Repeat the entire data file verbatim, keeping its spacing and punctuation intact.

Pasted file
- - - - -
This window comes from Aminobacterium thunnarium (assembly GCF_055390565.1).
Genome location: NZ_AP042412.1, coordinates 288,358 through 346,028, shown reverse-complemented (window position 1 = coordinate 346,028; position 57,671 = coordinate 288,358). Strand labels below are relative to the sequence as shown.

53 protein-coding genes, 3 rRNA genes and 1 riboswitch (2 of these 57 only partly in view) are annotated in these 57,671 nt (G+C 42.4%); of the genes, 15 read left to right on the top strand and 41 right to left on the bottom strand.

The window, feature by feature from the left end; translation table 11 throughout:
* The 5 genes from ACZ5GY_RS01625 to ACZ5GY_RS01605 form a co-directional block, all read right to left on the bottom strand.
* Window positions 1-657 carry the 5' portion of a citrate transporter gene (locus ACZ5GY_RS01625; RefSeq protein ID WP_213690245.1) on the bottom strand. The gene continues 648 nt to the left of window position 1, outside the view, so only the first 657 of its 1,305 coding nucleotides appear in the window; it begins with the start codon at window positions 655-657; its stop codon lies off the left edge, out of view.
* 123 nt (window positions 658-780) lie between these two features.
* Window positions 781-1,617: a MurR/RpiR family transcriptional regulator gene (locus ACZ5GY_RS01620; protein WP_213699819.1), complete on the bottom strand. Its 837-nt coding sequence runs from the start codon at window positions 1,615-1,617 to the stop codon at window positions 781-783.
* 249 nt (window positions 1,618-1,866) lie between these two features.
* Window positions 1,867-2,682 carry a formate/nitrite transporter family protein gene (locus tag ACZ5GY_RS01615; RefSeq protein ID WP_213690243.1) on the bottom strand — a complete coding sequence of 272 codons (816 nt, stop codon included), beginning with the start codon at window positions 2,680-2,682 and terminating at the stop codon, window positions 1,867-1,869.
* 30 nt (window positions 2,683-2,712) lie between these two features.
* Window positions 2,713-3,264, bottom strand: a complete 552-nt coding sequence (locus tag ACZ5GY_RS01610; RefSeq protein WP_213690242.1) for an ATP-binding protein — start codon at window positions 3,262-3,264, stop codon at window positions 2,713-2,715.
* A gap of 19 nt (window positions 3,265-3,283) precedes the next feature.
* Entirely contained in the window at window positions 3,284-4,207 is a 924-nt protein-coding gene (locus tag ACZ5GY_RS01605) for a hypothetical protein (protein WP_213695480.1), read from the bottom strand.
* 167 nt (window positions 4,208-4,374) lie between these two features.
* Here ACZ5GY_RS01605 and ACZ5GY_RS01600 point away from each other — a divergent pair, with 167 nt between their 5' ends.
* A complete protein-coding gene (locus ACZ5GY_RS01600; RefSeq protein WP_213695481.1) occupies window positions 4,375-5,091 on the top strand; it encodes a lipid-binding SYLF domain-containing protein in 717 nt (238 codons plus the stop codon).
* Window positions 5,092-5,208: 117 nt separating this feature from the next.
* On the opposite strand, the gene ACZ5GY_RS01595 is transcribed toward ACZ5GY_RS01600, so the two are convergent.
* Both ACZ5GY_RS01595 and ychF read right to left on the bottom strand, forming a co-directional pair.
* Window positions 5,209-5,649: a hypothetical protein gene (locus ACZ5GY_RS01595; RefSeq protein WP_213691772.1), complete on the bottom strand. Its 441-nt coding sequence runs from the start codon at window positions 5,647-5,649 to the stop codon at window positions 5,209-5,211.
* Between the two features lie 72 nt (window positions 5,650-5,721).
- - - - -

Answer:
This window comes from Aminobacterium thunnarium (assembly GCF_055390565.1).
Genome location: NZ_AP042412.1, coordinates 288,358 through 346,028, shown reverse-complemented (window position 1 = coordinate 346,028; position 57,671 = coordinate 288,358). Strand labels below are relative to the sequence as shown.

53 protein-coding genes, 3 rRNA genes and 1 riboswitch (2 of these 57 only partly in view) are annotated in these 57,671 nt (G+C 42.4%); of the genes, 15 read left to right on the top strand and 41 right to left on the bottom strand.

The window, feature by feature from the left end; translation table 11 throughout:
* The 5 genes from ACZ5GY_RS01625 to ACZ5GY_RS01605 form a co-directional block, all read right to left on the bottom strand.
* Window positions 1-657 carry the 5' portion of a citrate transporter gene (locus ACZ5GY_RS01625; RefSeq protein ID WP_213690245.1) on the bottom strand. The gene continues 648 nt to the left of window position 1, outside the view, so only the first 657 of its 1,305 coding nucleotides appear in the window; it begins with the start codon at window positions 655-657; its stop codon lies off the left edge, out of view.
* 123 nt (window positions 658-780) lie between these two features.
* Window positions 781-1,617: a MurR/RpiR family transcriptional regulator gene (locus ACZ5GY_RS01620; protein WP_213699819.1), complete on the bottom strand. Its 837-nt coding sequence runs from the start codon at window positions 1,615-1,617 to the stop codon at window positions 781-783.
* 249 nt (window positions 1,618-1,866) lie between these two features.
* Window positions 1,867-2,682 carry a formate/nitrite transporter family protein gene (locus tag ACZ5GY_RS01615; RefSeq protein ID WP_213690243.1) on the bottom strand — a complete coding sequence of 272 codons (816 nt, stop codon included), beginning with the start codon at window positions 2,680-2,682 and terminating at the stop codon, window positions 1,867-1,869.
* 30 nt (window positions 2,683-2,712) lie between these two features.
* Window positions 2,713-3,264, bottom strand: a complete 552-nt coding sequence (locus tag ACZ5GY_RS01610; RefSeq protein WP_213690242.1) for an ATP-binding protein — start codon at window positions 3,262-3,264, stop codon at window positions 2,713-2,715.
* A gap of 19 nt (window positions 3,265-3,283) precedes the next feature.
* Entirely contained in the window at window positions 3,284-4,207 is a 924-nt protein-coding gene (locus tag ACZ5GY_RS01605) for a hypothetical protein (protein WP_213695480.1), read from the bottom strand.
* 167 nt (window positions 4,208-4,374) lie between these two features.
* Here ACZ5GY_RS01605 and ACZ5GY_RS01600 point away from each other — a divergent pair, with 167 nt between their 5' ends.
* A complete protein-coding gene (locus ACZ5GY_RS01600; RefSeq protein WP_213695481.1) occupies window positions 4,375-5,091 on the top strand; it encodes a lipid-binding SYLF domain-containing protein in 717 nt (238 codons plus the stop codon).
* Window positions 5,092-5,208: 117 nt separating this feature from the next.
* On the opposite strand, the gene ACZ5GY_RS01595 is transcribed toward ACZ5GY_RS01600, so the two are convergent.
* Both ACZ5GY_RS01595 and ychF read right to left on the bottom strand, forming a co-directional pair.
* Window positions 5,209-5,649: a hypothetical protein gene (locus ACZ5GY_RS01595; RefSeq protein WP_213691772.1), complete on the bottom strand. Its 441-nt coding sequence runs from the start codon at window positions 5,647-5,649 to the stop codon at window positions 5,209-5,211.
* Between the two features lie 72 nt (window positions 5,650-5,721).